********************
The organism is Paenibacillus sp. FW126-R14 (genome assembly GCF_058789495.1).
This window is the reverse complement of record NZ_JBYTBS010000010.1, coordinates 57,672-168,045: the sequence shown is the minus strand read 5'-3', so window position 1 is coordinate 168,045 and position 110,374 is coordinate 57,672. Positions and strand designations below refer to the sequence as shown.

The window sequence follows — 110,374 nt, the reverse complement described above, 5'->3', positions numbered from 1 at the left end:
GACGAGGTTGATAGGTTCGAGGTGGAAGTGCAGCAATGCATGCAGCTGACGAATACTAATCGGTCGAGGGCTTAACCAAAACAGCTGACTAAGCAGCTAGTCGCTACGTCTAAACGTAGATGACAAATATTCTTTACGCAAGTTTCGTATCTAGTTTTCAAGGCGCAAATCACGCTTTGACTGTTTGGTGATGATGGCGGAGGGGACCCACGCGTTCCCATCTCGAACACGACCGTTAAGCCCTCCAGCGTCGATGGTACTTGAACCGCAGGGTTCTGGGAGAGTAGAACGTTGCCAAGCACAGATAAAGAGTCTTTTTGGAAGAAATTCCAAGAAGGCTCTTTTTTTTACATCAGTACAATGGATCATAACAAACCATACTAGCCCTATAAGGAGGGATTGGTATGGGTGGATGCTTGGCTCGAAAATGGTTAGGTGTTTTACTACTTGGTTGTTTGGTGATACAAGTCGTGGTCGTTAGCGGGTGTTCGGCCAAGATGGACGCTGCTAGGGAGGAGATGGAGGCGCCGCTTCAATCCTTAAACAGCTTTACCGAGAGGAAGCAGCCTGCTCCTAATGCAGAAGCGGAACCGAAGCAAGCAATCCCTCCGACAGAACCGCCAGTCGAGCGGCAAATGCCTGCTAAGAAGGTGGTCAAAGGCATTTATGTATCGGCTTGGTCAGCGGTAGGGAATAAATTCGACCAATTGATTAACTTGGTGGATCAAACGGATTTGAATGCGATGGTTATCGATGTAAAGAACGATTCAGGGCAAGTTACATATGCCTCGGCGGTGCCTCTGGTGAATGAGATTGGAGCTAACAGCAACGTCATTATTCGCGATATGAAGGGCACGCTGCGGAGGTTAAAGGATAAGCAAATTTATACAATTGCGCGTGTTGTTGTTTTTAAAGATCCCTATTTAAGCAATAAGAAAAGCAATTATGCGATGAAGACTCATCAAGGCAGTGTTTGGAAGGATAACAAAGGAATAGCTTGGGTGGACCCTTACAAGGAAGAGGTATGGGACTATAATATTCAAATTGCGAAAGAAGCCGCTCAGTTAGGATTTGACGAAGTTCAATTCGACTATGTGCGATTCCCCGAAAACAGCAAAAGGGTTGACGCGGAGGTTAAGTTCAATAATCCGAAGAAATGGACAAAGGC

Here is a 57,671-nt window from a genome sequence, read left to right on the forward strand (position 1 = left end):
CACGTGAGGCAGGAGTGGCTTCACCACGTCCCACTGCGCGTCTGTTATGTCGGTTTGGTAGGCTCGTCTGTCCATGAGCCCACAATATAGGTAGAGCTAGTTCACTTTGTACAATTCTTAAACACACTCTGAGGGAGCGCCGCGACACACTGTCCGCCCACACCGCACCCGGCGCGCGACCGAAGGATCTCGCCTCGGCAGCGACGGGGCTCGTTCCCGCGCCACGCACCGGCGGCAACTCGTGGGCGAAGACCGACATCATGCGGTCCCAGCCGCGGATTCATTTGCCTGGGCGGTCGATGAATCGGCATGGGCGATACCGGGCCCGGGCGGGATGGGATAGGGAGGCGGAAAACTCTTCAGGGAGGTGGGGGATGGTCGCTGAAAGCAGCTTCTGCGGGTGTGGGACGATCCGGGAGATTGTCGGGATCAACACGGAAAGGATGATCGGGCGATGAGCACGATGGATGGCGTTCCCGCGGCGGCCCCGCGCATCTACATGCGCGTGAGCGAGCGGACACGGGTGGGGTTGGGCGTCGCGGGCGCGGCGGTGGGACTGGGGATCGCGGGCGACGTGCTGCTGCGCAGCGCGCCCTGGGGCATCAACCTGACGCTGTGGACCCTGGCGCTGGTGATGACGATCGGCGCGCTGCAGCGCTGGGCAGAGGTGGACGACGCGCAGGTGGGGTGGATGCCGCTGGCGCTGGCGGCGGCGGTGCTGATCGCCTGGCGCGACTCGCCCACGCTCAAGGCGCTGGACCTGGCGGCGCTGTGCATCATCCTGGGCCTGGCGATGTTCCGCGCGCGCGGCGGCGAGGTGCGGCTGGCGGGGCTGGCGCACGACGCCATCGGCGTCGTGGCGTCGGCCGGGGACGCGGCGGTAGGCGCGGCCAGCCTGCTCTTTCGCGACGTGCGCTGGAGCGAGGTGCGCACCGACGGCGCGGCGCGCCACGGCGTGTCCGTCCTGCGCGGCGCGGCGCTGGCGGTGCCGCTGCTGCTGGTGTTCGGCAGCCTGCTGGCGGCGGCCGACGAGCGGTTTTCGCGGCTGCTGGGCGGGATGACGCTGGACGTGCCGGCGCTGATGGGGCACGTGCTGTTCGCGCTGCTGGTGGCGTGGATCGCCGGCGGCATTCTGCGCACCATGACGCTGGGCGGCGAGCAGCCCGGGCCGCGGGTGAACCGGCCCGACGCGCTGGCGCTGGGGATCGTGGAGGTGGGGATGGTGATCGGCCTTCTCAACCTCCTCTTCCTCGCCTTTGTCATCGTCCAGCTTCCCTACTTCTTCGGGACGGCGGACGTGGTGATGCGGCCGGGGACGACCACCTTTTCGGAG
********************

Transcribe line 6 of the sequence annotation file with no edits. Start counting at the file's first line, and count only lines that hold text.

CACGTGAGGCAGGAGTGGCTTCACCACGTCCCACTGCGCGTCTGTTATGTCGGTTTGGTAGGCTCGTCTGTCCATGAGCCCACAATATAGGTAGAGCTAGTTCACTTTGTACAATTCTTAAACACACTCTGAGGGAGCGCCGCGACACACTGTCCGCCCACACCGCACCCGGCGCGCGACCGAAGGATCTCGCCTCGGCAGCGACGGGGCTCGTTCCCGCGCCACGCACCGGCGGCAACTCGTGGGCGAAGACCGACATCATGCGGTCCCAGCCGCGGATTCATTTGCCTGGGCGGTCGATGAATCGGCATGGGCGATACCGGGCCCGGGCGGGATGGGATAGGGAGGCGGAAAACTCTTCAGGGAGGTGGGGGATGGTCGCTGAAAGCAGCTTCTGCGGGTGTGGGACGATCCGGGAGATTGTCGGGATCAACACGGAAAGGATGATCGGGCGATGAGCACGATGGATGGCGTTCCCGCGGCGGCCCCGCGCATCTACATGCGCGTGAGCGAGCGGACACGGGTGGGGTTGGGCGTCGCGGGCGCGGCGGTGGGACTGGGGATCGCGGGCGACGTGCTGCTGCGCAGCGCGCCCTGGGGCATCAACCTGACGCTGTGGACCCTGGCGCTGGTGATGACGATCGGCGCGCTGCAGCGCTGGGCAGAGGTGGACGACGCGCAGGTGGGGTGGATGCCGCTGGCGCTGGCGGCGGCGGTGCTGATCGCCTGGCGCGACTCGCCCACGCTCAAGGCGCTGGACCTGGCGGCGCTGTGCATCATCCTGGGCCTGGCGATGTTCCGCGCGCGCGGCGGCGAGGTGCGGCTGGCGGGGCTGGCGCACGACGCCATCGGCGTCGTGGCGTCGGCCGGGGACGCGGCGGTAGGCGCGGCCAGCCTGCTCTTTCGCGACGTGCGCTGGAGCGAGGTGCGCACCGACGGCGCGGCGCGCCACGGCGTGTCCGTCCTGCGCGGCGCGGCGCTGGCGGTGCCGCTGCTGCTGGTGTTCGGCAGCCTGCTGGCGGCGGCCGACGAGCGGTTTTCGCGGCTGCTGGGCGGGATGACGCTGGACGTGCCGGCGCTGATGGGGCACGTGCTGTTCGCGCTGCTGGTGGCGTGGATCGCCGGCGGCATTCTGCGCACCATGACGCTGGGCGGCGAGCAGCCCGGGCCGCGGGTGAACCGGCCCGACGCGCTGGCGCTGGGGATCGTGGAGGTGGGGATGGTGATCGGCCTTCTCAACCTCCTCTTCCTCGCCTTTGTCATCGTCCAGCTTCCCTACTTCTTCGGGACGGCGGACGTGGTGATGCGGCCGGGGACGACCACCTTTTCGGAG